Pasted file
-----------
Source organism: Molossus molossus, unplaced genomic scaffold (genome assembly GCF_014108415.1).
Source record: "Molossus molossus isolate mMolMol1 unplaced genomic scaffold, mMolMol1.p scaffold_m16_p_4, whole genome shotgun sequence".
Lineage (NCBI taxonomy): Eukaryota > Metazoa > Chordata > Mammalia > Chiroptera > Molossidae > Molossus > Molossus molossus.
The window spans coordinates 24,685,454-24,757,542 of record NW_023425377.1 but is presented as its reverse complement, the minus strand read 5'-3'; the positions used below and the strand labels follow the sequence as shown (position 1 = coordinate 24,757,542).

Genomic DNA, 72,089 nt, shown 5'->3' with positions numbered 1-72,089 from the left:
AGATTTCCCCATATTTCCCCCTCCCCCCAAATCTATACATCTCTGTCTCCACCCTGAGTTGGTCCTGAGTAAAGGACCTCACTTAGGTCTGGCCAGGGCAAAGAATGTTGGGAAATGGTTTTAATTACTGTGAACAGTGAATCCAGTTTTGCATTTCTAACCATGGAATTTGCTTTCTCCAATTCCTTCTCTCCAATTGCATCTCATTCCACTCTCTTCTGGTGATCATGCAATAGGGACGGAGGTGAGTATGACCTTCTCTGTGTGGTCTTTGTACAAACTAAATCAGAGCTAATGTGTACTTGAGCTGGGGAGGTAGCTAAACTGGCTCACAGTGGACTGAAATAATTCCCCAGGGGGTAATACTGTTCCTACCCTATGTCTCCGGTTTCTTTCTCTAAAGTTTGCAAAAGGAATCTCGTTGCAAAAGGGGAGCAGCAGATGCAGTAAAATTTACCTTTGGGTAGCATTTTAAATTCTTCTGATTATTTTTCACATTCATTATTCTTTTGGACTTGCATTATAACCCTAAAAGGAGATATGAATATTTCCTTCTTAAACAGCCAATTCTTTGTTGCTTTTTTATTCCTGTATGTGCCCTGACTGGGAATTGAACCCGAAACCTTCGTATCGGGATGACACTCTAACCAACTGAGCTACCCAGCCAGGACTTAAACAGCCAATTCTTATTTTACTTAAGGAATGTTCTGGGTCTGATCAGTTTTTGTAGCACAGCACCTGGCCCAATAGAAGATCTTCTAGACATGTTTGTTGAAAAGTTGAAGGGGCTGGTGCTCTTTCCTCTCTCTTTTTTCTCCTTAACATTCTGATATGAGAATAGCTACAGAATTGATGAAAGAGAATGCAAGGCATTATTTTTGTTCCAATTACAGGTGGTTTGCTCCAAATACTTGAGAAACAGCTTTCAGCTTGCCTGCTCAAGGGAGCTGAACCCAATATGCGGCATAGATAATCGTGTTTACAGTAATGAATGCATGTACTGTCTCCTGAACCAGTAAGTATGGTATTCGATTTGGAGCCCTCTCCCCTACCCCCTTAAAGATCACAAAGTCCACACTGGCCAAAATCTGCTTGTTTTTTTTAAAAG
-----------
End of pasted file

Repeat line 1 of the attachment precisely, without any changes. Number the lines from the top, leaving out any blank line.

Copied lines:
Source organism: Molossus molossus, unplaced genomic scaffold (genome assembly GCF_014108415.1).